A battered steel water bottle stands in the shade of the mine trolley. Lynech picks it up, hands it to her. “You shouldn’t be here, Taye. You promised you’d take a day off.”
She slakes her thirst with a long draught of the bottle, wipes her lips with the back of her hand, tastes her own salt. “Don’t recall saying which day. Besides, there is no one else – stomach bug still going round.”
Lynech grins. “Wouldn’t want to be standing under the line if they were working. Not that a runny turd ever killed anyone.”
“Disgusting, Lynech. I’ll tell them you send your best wishes.”
“Seriously,” Lynech says. “I could make you take time out.”
“Will if you don’t listen.” He pauses, gazes east. The horizon is empty. His eyes open a little, deep lines in his forehead softening. “It was about a year to the day, wasn’t it?”
Taye puts the bottle to her lips, guzzles the rest of the water. She harbours a drought that water cannot break. Lynech, perhaps from his years in the mine, robbed of normal sight, can see her desolate interior. His words stir her desert sands, remind her of the emptiness within.
When Myrell died she kept on walking The Gap. Myrell would have done the same. You don’t quit, ever. Anyway, falling is a gapwalker’s final destination. Honour those that never come back.
Lynech came out to meet her on the shift after Myrell had fallen, rested his big hand on her shoulder. “I’m sorry,” he said. “He was a good lad.” They hadn’t spoken of Myrell since. She doesn’t want to now; not ever. She clears her throat, hands him back the empty bottle. “How’s work going on the new sporeline?”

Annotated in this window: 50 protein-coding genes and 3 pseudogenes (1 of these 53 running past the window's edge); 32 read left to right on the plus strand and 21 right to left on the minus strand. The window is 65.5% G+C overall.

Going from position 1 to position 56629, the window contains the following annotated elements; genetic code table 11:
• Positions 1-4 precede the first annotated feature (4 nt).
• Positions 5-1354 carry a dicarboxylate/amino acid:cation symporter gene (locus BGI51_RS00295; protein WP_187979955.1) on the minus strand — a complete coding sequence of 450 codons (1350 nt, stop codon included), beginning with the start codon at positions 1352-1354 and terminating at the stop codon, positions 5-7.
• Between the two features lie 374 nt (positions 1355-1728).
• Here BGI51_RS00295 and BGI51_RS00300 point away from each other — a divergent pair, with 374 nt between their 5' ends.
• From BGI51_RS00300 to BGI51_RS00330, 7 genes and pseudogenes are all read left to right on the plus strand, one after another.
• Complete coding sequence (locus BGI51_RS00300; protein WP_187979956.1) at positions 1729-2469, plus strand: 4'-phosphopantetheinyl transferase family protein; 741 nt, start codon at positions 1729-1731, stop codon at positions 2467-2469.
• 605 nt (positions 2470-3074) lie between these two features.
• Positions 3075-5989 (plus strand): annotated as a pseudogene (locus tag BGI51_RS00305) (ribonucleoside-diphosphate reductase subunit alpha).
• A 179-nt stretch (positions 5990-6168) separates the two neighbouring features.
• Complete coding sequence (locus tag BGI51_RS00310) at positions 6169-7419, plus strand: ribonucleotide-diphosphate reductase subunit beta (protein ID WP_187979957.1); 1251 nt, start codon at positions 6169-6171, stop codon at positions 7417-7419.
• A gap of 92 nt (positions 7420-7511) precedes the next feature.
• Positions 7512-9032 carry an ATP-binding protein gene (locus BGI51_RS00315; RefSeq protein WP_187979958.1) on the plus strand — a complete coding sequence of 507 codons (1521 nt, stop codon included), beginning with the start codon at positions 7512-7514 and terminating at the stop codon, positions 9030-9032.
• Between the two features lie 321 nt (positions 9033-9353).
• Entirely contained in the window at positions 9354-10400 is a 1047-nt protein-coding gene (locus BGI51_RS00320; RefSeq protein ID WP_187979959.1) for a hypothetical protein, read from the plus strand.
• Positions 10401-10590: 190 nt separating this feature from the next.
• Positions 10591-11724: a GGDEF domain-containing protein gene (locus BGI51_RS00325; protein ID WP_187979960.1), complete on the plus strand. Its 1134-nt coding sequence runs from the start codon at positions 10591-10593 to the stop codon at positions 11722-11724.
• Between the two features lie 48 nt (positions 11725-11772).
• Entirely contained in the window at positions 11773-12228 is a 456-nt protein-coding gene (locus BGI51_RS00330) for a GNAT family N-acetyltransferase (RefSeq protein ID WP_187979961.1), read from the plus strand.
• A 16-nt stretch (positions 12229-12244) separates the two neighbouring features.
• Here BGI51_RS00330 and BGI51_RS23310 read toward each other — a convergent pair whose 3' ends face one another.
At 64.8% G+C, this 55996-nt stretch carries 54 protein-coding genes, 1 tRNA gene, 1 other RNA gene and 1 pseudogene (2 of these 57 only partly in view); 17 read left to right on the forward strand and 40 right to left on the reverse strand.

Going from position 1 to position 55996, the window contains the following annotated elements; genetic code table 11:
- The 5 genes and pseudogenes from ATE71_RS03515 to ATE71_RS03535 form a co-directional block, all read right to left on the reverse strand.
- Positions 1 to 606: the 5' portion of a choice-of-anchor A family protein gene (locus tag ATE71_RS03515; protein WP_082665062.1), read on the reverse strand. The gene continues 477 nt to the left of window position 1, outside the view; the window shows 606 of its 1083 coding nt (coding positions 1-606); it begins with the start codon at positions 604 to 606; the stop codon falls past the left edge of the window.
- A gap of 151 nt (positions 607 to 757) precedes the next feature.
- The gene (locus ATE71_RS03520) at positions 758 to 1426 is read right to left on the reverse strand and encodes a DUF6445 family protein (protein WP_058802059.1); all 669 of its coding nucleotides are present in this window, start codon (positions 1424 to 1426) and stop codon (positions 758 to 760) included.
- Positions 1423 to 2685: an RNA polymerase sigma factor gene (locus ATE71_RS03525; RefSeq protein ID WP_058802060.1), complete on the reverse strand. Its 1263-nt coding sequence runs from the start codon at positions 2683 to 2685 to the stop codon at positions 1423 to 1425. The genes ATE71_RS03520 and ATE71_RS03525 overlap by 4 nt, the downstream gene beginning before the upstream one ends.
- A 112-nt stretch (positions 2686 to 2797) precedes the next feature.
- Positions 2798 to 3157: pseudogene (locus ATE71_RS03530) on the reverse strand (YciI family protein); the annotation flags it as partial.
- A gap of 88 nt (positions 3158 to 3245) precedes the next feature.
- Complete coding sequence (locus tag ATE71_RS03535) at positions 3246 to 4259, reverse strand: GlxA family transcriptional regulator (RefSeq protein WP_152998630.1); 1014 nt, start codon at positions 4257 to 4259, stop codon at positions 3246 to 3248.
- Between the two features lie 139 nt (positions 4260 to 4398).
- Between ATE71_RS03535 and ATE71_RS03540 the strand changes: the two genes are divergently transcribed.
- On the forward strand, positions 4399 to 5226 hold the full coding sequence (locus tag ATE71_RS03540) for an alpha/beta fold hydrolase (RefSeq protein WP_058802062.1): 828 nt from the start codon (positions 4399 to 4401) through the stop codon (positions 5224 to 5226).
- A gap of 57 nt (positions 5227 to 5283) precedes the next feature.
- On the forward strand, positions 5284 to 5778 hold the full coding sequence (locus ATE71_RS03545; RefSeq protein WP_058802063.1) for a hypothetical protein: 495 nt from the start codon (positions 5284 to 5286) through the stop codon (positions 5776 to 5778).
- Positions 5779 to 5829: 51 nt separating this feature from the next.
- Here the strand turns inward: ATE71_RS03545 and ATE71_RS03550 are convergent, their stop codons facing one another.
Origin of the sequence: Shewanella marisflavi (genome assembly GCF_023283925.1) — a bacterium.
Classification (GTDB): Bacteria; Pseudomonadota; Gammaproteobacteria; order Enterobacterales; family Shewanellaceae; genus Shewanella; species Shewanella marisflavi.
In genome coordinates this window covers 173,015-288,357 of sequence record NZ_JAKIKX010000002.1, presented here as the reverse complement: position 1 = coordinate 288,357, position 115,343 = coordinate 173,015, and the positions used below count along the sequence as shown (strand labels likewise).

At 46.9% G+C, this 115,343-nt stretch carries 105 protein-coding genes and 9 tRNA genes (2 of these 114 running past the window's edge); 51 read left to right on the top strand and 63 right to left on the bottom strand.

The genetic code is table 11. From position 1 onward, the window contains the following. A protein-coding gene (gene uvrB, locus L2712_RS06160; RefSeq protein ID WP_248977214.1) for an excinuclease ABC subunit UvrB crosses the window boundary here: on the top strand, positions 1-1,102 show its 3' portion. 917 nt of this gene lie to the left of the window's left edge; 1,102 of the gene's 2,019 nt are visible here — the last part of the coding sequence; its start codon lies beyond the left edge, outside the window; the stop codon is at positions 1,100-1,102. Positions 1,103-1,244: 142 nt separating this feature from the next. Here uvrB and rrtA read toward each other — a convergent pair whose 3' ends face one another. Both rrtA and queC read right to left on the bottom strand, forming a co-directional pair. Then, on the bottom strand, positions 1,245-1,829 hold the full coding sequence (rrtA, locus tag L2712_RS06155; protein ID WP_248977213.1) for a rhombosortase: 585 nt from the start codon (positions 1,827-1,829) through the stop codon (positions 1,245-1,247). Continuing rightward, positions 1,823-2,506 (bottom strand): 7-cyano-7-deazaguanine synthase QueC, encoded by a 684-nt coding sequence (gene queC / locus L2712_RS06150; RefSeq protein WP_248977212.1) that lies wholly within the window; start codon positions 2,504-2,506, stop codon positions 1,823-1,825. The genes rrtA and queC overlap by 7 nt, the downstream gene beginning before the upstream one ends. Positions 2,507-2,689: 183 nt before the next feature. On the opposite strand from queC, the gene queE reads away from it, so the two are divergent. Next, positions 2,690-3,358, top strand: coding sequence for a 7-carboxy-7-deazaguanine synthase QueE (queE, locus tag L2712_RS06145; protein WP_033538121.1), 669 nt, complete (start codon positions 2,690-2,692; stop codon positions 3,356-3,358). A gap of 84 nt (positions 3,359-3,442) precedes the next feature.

The line is grown from strands of algal spores. They grow in spiralled vats carved into the rock somewhere inside the mountain. Eventually the strands are extracted and spliced. Sunlight catalyses them and they thicken and strengthen.
Lynech shrugs. “It’ll be ready by winter. Maybe you’ll be on the fitting crew.”
“I’d like that.”
“The old sporeline’s seen too much work.”
“Any idea how many crossings?”
“Something like 90,000,” Lynech says, scratches his chin. “Exact number’s in the ledger. I don’t keep ‘em in my head. Just faces. I could put a name to the face of every gapwalker over the last 20 years.” He fishes into his centre chest pocket, pulls out a tobacco pouch, opens it, rummages with his fingers. “Starting with Sandy Goodwind. Miner’s son. Taller than me, he was. Never would have made a good miner. He wasn’t good on forest transport either. Got lost, or spooked, probably both. A drinker like his father. Probably off his head when he volunteered to be the first to walk The Gap. Miracle he lasted like he did.”